Changes were heritable and could still be identified after ten generations
A new scientific publication shows that CRISPR/Cas gene scissor applications in animals unintentionally leave traces. The findings, as commented on by Testbiotech, are not related to unintended changes in the DNA, which have often been described, but to gene regulation, i.e. epigenetics. The effects are heritable and may, for example, result in disruption of embryonic development.
The new scientific publication describes CRISPR/Cas experiments with mice in which their DNA is cut and additional genetic information inserted. Besides intended changes in DNA in the target region, the findings also showed unintended changes in so-called epigenetic markers that control gene regulation. The effects were heritable and could still be identified after ten generations. According to the authors, the effects can also be used to identify CRISPR/Cas gene scissor applications.
The results were specific to some particular gene scissor applications and not observed if no additional genetic information was inserted. Further experiments are necessary to investigate the effects of the epigenetic changes in each specific organism. It is also not known whether the gene scissors may cause changes in other epigenetic markers, or if similar effects might be expected in insects and plants.
Testbiotech comments that epigenetic effects are often heritable without the DNA itself being changed. Epigenetic factors are, for example, decisive for embryonic development. In addition, reactions to environmental stressors are also influenced by epigenetics. In this context, epigenetic markers determine which genes are activated or silenced in which cells, thereby controlling gene expression. These epigenetic markers are not mutations in DNA, but biochemical attachments.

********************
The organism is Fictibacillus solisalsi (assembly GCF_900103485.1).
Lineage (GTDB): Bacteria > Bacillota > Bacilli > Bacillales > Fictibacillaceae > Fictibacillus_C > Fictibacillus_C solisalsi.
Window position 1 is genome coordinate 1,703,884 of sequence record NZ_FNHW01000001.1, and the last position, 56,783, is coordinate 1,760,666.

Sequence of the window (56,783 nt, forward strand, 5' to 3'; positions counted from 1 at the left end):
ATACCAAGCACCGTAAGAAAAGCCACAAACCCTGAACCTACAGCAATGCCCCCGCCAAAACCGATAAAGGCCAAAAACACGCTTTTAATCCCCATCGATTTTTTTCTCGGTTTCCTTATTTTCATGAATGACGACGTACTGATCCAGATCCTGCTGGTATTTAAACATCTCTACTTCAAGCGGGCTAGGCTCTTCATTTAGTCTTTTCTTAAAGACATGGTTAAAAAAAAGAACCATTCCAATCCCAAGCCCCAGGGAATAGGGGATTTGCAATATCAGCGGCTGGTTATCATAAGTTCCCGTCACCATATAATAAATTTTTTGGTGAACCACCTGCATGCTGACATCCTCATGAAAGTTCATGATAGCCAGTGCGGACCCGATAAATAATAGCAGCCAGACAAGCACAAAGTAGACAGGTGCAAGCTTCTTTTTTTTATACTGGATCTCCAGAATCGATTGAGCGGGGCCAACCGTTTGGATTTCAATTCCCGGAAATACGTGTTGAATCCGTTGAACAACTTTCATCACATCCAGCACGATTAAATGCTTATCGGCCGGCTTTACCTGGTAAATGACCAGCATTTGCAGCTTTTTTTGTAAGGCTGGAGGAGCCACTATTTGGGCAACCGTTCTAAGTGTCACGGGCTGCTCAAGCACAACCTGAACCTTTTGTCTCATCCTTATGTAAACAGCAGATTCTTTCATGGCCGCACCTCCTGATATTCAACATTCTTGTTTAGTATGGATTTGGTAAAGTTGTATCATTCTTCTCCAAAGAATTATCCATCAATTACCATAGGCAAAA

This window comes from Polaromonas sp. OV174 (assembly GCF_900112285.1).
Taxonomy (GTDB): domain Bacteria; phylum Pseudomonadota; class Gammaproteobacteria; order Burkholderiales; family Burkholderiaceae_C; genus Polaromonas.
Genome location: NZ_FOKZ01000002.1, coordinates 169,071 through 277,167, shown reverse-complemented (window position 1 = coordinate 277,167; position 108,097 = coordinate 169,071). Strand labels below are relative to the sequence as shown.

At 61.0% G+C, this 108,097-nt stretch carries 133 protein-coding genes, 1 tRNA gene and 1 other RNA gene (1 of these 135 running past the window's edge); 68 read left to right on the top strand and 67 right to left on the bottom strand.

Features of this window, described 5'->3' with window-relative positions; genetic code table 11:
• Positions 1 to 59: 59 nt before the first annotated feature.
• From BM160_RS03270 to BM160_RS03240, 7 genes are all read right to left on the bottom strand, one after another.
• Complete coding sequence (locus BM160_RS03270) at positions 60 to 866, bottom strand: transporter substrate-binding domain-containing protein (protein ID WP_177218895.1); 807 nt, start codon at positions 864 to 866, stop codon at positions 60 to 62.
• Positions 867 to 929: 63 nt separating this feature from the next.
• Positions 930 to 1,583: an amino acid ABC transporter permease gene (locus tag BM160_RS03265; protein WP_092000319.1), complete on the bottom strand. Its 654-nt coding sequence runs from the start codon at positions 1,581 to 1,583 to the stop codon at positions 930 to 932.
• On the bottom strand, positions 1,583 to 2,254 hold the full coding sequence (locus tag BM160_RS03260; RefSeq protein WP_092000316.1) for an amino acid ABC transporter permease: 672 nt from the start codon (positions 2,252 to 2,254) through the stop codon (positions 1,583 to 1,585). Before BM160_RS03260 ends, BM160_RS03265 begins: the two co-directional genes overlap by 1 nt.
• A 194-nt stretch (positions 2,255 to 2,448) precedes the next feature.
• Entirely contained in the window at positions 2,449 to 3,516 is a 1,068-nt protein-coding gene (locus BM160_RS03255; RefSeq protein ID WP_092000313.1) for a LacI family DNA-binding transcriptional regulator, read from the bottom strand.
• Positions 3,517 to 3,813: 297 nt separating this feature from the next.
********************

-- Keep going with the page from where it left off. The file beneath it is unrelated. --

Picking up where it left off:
Testbiotech adds that the recent findings not only indicate risks for medical applications but also for the environment. For example, gene drive organisms generated by CRISPR/Cas are altered in a way that epigenetic changes, which can result in alterations in the patterns of gene expression, are present in the genomic makeup of all offspring. If this process also causes unintended changes in gene regulation, environmental risk assessment is much more complicated.
The new study showed that the original methylation pattern of the DNA was unexpectedly changed and that more methylation groups were present. DNA methylation is the addition of a methyl group, which most frequently takes place on certain cytosine DNA base units and which is usually associated with the silencing of gene expression.
Commenting on the new findings, London-based molecular geneticist Dr Michael Antoniou said, "This unexpected and intriguing finding clearly calls for research to ascertain whether similar stably inherited epigenetic DNA methylation changes take place in CRISPR/Cas edited food plants.
"This type of investigation is essential, since these epigenetic changes add yet another mechanism by which unintended alterations in gene function can result from gene editing.
"Alterations in patterns of gene function will inevitably lead to changes in the biochemistry of the organism, which could negatively affect crop performance, or more worryingly, could include the production of novel toxins or allergens."
Background and summary (by "Project Genetic Engineering and the Environment"):
Source of comment: Testbiotech
The new study:
Detection of CRISPR-mediated genome modifications through altered methylation patterns of CpG islands
M. Heath Farris, Pamela A. Texter, Agustin A. Mora, Michael V. Wiles, Ellen F. Mac Garrigle, Sybil A. Klaus & Kristine Rosfjord
BMC Genomics volume 21, Article number: 856 (2020)